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Published August 2006

Gates Foundation takes
businesslike approach

By Don Brunell
Guest Editorial

When Warren Buffett pledged up to $38 billion to the Bill and Melinda Gates Foundation recently, he helped create the largest philanthropic organization in history. With more than $60 billion in assets, the Gates Foundation, which focuses on global health care and education, will be bigger than the gross domestic product of many countries it is assisting.

One of the most interesting aspects of Buffett’s announcement is why he chose the Gates Foundation.

A friend of Bill and Melinda Gates since 1991, Warren Buffett was impressed by the foundation’s careful management and efficiency. In other words, he liked the businesslike approach the foundation takes to philanthropy.

The foundation thoroughly researches potential recipients, distributes money strategically and closely monitors how that money is used. The foundation builds benchmarks and deliverables into each grant, and programs that don’t perform lose their funding. That may sound harsh, but the foundation’s goal is solving problems, not supporting ineffective bureaucracies.

While this businesslike approach hasn’t been adopted by many of the old-line foundations, newer private foundations are using the Gates Foundation as a model. In contrast, many government efforts are still hampered by political meddling and bureaucratic bungling.

For example, many United Nations programs are under fire for waste, fraud and abuse. The U.S. Government Accounting Office reported last year that at least $500 million of the United Nations’ Oil for Food program in Iraq was wasted because of lax oversight and mismanagement. An internal U.N. report issued earlier this year charged that waste and fraud in peacekeeping procurement had cost the world body as much as $300 million over the past five years.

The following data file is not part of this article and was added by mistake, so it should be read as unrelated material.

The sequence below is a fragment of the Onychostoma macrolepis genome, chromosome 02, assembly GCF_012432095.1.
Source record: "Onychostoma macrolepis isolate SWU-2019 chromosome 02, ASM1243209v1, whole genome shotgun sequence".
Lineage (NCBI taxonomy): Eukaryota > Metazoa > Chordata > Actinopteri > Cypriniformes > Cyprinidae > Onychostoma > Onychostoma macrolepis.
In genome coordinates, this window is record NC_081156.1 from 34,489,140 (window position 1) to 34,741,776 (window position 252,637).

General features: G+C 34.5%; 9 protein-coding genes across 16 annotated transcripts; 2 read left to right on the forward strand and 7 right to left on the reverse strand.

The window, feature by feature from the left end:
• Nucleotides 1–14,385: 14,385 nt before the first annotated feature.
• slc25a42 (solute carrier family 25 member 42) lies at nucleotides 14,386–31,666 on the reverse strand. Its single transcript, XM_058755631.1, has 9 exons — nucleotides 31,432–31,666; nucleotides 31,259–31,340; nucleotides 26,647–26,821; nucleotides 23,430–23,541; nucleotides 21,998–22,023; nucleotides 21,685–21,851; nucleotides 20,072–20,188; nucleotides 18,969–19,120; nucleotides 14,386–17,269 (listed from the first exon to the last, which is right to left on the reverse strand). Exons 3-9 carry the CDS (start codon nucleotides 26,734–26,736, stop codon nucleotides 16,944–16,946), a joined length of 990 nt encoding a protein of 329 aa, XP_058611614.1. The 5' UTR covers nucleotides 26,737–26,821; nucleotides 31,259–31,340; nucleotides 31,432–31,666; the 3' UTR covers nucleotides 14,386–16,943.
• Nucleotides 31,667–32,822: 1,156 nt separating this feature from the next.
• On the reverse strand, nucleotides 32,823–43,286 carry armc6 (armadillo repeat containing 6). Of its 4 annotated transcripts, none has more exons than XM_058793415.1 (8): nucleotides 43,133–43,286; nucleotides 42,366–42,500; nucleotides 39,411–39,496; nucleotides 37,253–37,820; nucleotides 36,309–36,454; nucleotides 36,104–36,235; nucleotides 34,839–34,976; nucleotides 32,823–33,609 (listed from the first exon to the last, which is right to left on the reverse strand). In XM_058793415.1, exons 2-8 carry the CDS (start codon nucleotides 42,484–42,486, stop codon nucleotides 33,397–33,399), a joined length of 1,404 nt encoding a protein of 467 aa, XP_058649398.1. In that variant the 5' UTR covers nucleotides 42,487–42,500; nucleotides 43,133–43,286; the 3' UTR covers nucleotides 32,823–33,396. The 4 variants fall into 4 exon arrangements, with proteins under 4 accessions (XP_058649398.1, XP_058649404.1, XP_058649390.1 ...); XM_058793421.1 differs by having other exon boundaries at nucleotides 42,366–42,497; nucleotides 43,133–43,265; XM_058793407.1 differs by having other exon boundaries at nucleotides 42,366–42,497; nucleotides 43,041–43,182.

And investigators looking into the federal government’s response to Hurricane Katrina report that up to $2 billion in taxpayer money was lost to fraud and waste. For example, some 1,100 prison inmates across the Gulf Coast collected more than $10 million in rental and disaster-relief assistance. In all, investigators are looking into more than 14,000 cases of suspected fraud.

Sen. Susan Collins, R-Maine, chair of the Homeland Security and Governmental Affairs Committee, said, “The blatant fraud, the audacity of the schemes, the scale of the waste — it is just breathtaking.”

Of course, government agencies take the lead in national disasters, but the private sector plays a major role, as well. U.S. corporations donated $750 million in the wake of the 9/11 attacks, $600 million to aid tsunami victims in South Asia, and $100 million in cash and millions more in goods and services to aid the victims of Hurricane Katrina.

Some critics will question whether a massive private foundation can actually do better and make a difference. Gates and Buffet believe they can and were inspired by philanthropists of the early part of the 20th century.

According to The Economist magazine, earlier American philanthropists John D. Rockefeller and Andrew Carnegie gave away $7.6 billion and $4.1 billion, respectively, measured in 2006 dollars. Carnegie was the great provider of libraries in the United States, while Rockefeller raised the quality of medical training for doctors in America, found a vaccine for yellow fever and drove the “green revolution” in agriculture that ended famine in much of the world and, by some estimates, saved 1.5 billion lives.

The private sector doesn’t have all the answers, and not all private charities are efficient and trustworthy. But the model created by the Bill and Melinda Gates Foundation is one that government agencies and private charities should emulate. After all, the worst consequence of mismanagement is not wasted money — it’s the lives and opportunities that are lost when we fail to help those truly in need.

Don Brunell is president of the Association of Washington Business, Washington state’s chamber of commerce. Visit AWB online at www.awb.org.

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